How the result of the Kentucky redistribution is gerrymander’s definition

Joshua A. Douglas

The word “gerrymander” dates back to 1812, when a political cartoonist compared a proposed Massachusetts legislative map endorsed by then Governor Elbridge Gerry to a salamander. The word was a combination of Gerry’s name and the lizard shape of a neighborhood that would help Gerry’s political party.

But the term could also apply to proposed congressional maps that Republicans in Kentucky unveiled at the start of the legislative session. Put the First District on its side and it looks strangely to the first gerrymander.

The Kentucky legislature is engaged in the 10-year redistribution process, a constitutional requirement to respond to population changes and ensure that every district has roughly the same number of people. But instead of producing fair cards, Republicans in the Kentucky legislature have shown that they seek to benefit current politicians, not the voters who elect them.

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How else to explain the First Congressional District, which would stretch from the far west of the state to Frankfurt, where current incumbent James Comer and his wife bought a house in 2012? Frankfort, a pocket Democrat, is currently in the Sixth Congressional District, which is the state’s only swing district. Therefore, moving Frankfurt to the First District (and out of the Sixth) could help Comer while strengthening the Sixth District for incumbent Republican Andy Barr.

The Congress Map has so many bizarre shapes that a person driving from Louisville to Lexington would pass by five of the state’s six congressional districts within this short drive. Still, the drive from Paducah to Frankfurt, both in the proposed first district, would take four hours, and that just crossing the entire length of the proposed second district.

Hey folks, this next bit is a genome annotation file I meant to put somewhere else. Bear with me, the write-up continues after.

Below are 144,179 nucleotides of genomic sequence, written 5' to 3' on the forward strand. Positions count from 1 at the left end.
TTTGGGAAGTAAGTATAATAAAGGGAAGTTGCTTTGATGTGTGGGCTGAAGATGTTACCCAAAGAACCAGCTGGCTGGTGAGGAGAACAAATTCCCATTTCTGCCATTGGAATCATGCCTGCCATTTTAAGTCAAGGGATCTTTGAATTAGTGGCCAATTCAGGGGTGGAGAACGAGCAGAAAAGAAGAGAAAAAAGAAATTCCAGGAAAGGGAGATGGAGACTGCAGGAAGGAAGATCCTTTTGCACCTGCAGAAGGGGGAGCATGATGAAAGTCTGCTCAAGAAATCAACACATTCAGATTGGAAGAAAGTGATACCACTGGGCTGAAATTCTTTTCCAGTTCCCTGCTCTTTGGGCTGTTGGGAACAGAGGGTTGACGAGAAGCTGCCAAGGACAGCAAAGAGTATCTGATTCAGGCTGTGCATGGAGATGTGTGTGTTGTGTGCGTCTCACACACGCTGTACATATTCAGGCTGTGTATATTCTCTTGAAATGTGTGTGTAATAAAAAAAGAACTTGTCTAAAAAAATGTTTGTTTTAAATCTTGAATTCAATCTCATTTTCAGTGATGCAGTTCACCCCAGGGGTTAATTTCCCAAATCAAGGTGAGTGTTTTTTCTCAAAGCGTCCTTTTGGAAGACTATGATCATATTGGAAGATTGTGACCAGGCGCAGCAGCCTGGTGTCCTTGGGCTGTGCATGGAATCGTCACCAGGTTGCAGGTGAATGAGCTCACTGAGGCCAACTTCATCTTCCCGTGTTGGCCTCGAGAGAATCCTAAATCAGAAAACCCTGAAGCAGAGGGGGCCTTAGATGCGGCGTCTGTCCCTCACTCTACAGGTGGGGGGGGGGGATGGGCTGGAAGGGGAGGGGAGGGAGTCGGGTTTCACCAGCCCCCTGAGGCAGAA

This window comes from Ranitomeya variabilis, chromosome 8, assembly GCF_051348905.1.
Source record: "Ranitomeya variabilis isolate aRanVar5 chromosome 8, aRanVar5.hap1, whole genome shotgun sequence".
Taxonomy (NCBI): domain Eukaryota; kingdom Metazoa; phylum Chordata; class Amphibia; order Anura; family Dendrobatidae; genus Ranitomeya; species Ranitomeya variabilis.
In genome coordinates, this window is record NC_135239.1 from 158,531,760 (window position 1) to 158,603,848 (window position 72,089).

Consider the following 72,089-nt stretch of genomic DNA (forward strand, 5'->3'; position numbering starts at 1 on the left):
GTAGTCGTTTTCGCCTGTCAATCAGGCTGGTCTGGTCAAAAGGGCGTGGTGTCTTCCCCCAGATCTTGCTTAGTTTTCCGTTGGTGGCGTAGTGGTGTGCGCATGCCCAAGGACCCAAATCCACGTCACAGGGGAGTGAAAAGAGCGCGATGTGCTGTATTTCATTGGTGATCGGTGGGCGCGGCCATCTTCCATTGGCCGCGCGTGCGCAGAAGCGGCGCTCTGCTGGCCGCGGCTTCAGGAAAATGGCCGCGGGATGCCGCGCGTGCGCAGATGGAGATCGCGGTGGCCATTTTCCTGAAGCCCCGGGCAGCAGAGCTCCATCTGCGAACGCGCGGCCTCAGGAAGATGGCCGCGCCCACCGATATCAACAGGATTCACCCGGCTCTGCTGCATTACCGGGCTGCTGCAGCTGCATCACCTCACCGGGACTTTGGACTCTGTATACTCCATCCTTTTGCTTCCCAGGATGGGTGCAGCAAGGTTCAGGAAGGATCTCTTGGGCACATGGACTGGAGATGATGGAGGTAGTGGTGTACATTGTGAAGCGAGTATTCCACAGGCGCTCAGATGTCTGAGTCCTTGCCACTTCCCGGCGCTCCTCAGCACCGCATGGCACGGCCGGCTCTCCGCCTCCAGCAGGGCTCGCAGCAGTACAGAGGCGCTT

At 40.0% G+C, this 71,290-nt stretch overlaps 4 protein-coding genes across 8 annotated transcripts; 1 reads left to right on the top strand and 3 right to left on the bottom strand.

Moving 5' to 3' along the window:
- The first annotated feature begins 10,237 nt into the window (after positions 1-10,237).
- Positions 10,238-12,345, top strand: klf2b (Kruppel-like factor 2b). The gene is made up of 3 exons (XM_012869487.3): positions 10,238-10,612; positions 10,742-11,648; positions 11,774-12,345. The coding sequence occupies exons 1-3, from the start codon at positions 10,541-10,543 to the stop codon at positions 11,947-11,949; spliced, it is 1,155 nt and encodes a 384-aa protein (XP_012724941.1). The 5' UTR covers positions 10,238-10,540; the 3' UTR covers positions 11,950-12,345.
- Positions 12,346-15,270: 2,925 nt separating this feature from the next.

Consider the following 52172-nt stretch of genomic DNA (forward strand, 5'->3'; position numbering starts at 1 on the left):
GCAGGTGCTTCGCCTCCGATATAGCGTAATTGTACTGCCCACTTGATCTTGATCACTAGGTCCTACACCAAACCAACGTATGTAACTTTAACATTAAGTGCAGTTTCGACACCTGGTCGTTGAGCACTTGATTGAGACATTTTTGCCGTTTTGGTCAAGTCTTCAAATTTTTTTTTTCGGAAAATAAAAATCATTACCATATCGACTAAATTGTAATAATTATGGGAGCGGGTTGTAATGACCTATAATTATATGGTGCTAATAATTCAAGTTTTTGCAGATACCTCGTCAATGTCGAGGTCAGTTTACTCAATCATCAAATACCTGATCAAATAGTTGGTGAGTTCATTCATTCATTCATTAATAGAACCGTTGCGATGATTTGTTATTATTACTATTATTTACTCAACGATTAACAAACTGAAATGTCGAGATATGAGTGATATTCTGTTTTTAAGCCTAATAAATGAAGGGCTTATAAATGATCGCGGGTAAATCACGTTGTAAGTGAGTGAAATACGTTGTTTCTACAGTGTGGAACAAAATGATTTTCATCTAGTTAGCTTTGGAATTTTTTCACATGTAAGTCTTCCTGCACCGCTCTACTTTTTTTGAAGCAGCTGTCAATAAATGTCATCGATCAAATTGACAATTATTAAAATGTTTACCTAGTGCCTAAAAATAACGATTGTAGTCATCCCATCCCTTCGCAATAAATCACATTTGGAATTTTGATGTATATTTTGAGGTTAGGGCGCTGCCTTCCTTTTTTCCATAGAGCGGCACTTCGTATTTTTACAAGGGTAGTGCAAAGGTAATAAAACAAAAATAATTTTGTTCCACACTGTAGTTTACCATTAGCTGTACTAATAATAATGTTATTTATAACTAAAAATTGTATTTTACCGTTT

To compound the problem, the districts proposed for the State House are difficult to decipher, in part because Republicans initially freed them as a 95-page document that only contained lists of counties and constituencies. Not many people can understand what this means. I am studying electoral law and am not sure if this map complies with legal redistribution requirements as the data is not readily available for me to analyze.

This lack of transparency has embodied the process so far. Republican lawmakers worked for weeks behind closed doors to create these maps, without any input from the public. Good government groups such as the League of Women Voters have argued tirelessly for greater transparency and fair cards, to no avail.

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Once the actual maps were available, it became clear that gerrymandering is also underway in the state’s legislative proposals. For example, the House map divides Covington into multiple counties – experts call this tactic “cracking” – thus dispersing voters of a similar political conviction across multiple districts so that it is more difficult for them to form a majority. . The Covington Board of Trustees, the city’s governing body, called unanimously it is up to the legislature to keep its part of the House intact. It seems, although, again, it’s difficult to pinpoint exactly how the maps were published, that Jefferson and Fayette counties will also experience cracks.

It is also impossible to say, from the published data, whether the cards meet the requirement of a person’s population equality, a vote, or the mandate of the Voting Rights Act to ensure a some representation of minorities.

This is no way to run a democracy. The very politicians who will benefit the most from the redesigned districts have developed these maps in secret, without any public input, and then plan to enact the maps with virtually no public debate. Politicians are basically telling people, ‘just trust us’. No one who sought to draw fair maps without cardholder protection as the number one goal would create these districts. The first congressional district – the salamander on the side – is laughable just looking at it.

The legislature should start over, with fair cards and fairness to voters as a guiding principle. If they insist on adopting these cards, the courts should overturn them. Kentucky’s Constitution states that “all elections shall be free and equal,” and courts in other states have used similar language to invalidate blatant partisan gerrymanders. A secret process that produces a biased representation fails to adhere to this constitutional ideal.

Joshua A. Douglas is Professor of Law at the University of Kentucky J. David Rosenberg College of Law. He is the author of Vote for US: How to Take Back Our Elections and Change the Future of Voting. Find him on and follow him on Twitter @JoshuaADouglas.

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